Israel Says Gaza Hospital Held Hamas Command Center: What We Know So Far


Israel is trying to produce solid evidence for its assertion that Hamas has been using tunnels under Al-Shifa Hospital in Gaza as a command center. But an Israeli military-led tour of the hospital grounds with journalists Thursday night showed directly only a shaft in the ground with a staircase, which did not settle the issue.

A definitive answer is almost certain not to come overnight, military experts said.

Both Israel and the Biden administration say they have evidence that Hamas and Palestinian Islamic Jihad are operating command centers and ammunition depots under hospitals in Gaza, as part of an effort to turn civilians using the hospitals into human shields.

Thursday night’s Israeli military tour showed that the shaft had electrical wiring, along with a metal staircase. In the darkness, it was unclear where the shaft led or how deep it went. The military said it had sent a drone down at least several meters into the shaft, which it said was found in the sand on the northern perimeter of the hospital complex.

Israel has also released a pair of videos from inside Gaza’s main children’s hospital that Israel said showed weapons and explosives found in the medical center, and a room where the military said hostages were kept. The videos contain a series of assertions that could not be independently verified.

The Israeli military said that soldiers had also found weapons at Al-Shifa and had recovered the bodies of two Israelis taken hostage in locations adjacent to the hospital.

Palestinian officials and doctors at Al-Shifa have denied that the hospital has been used by Hamas’s military.

American officials said this week that they have intelligence, separate from Israeli intelligence, that confirms that Hamas is operating command centers and ammunitions depots under hospitals. One official said that the intelligence is based on intercepts from fighters.

But the sensitive nature of the intelligence means that American officials have not described exactly what the intercepted communications say. Nor have they shown the intercepts to journalists.

It could take weeks, months, or could never come, American military officials said on Friday.

American and Israeli officials said that many of the tunnels could be booby-trapped with bombs either remotely triggered or set to explode when something crosses a tripwire. In 2013, six Israeli soldiers were wounded, and one was blinded, when a booby trap exploded as they tried to shove a camera into a Hamas tunnel.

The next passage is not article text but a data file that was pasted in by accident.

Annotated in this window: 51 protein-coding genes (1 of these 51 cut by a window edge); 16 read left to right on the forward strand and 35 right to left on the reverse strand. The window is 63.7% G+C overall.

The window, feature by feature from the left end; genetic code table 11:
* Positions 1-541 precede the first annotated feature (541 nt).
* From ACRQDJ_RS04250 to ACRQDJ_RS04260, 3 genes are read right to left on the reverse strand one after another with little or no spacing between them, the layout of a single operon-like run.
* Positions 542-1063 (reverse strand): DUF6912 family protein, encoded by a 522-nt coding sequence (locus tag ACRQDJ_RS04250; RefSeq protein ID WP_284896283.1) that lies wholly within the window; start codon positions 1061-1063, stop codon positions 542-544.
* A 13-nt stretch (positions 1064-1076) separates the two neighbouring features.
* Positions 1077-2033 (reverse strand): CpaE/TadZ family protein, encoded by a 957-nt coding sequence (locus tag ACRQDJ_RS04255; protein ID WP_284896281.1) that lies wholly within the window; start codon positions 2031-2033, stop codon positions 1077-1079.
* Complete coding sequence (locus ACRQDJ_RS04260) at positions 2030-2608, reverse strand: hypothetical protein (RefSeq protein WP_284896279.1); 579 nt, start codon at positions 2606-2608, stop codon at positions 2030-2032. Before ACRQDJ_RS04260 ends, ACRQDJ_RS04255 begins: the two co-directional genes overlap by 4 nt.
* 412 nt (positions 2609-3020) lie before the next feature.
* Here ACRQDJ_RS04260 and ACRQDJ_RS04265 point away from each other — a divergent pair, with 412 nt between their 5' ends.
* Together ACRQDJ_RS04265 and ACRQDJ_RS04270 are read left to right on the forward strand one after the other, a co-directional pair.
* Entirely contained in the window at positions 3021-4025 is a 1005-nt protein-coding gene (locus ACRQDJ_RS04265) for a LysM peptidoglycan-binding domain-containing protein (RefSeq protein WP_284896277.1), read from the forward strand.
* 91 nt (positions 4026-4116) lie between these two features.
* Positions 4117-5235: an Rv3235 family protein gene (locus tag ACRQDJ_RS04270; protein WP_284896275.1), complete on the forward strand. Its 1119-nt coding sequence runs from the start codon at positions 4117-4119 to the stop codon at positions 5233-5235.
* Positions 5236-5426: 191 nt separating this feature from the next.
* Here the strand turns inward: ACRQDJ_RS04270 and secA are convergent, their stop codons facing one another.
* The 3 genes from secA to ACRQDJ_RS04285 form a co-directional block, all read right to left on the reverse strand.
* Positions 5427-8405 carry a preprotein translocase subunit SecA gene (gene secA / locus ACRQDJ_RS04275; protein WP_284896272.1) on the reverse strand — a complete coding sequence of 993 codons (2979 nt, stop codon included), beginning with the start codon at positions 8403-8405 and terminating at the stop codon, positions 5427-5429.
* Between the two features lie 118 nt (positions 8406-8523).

Whether this is the case under Al-Shifa Hospital or not, Israeli forces will view sending soldiers down into the tunnels as a measure of last resort, one Pentagon official said Friday.

Col. Elad Tsury, commander of Israel’s Seventh Brigade, said it might be days before troops descended into the shaft.

Pentagon officials privately said there was frustration that Israel did not take more time to plan the Gaza invasion, which could have allowed the Israeli Defense Forces to evacuate civilians. The lead-up to the American and Iraqi fight to retake the Iraqi city of Mosul from the Islamic State in 2016, American officials said, took nine months, in part so that officials could work out how to limit civilian casualties.

By going in with no strategy for how they would minimize civilian casualties, one senior U.S. official said, Israel put itself in the position of trying to justify the high civilian death toll by proving that Hamas was using the hospital as a command center. That puts pressure on Israel, the official said, to make a case that could take months.

Israel and Hamas are not just in a physical war — which Israelis say killed 1,200 Israelis in Hamas’s brutal Oct. 7 attack, and which the Hamas-run Gaza health ministry says has killed 11,000 Palestinians. The two sides are also in a war for global public opinion. That second war has put Israel under pressure.

A big part of the Israeli narrative is that Hamas is operating command headquarters under hospitals — essentially making human shields out of civilians, a war crime. But targeting a hospital is also a war crime in most circumstances.

So both sides are trying to show the other to be culpable in putting civilians at risk. Global opinion has shifted against Israel as the Palestinian death toll has gone up.

Critics of Prime Minister Benjamin Netanyahu say the Israeli government has been too expansive in its argument about human shields, since there are believed to be hundreds of tunnels all over Gaza, not just under the hospital.

“The notion of human shields, when applied so broadly, allows Israel to pre-emptively say everything is a legitimate target,” said Daniel Levy, a former Israeli peace negotiator who is now president of the U.S. Middle East Project, a policy institute.

No one knows for sure. One U.S. official likened the tunnel network under Gaza to “miniature cities,” with subterranean pathways, rooms, cells and even roads for vehicles.

Hamas has spent years refining its tunnel network underneath the tiny coastal strip of more than two million people. Tunnels have been a part of life in Gaza for years, but they sharply multiplied after 2007, when Hamas took control of the enclave and Israel tightened a blockade of the territory. Palestinians responded by building hundreds of tunnels to smuggle in food, goods, people and weapons.

Some analysts have put the number of miles of tunnels in the hundreds. Hamas’s leader in Gaza, Yahya Sinwar, said in 2021 that there were 310 miles of tunnels in Gaza.

In 2018, the Israel Defense Forces destroyed a tunnel that was more than a mile long.

One American military official said that it would likely take years for Israel to clear all of the Gaza tunnels.

Aaron Boxerman contributed reporting from Jerusalem.

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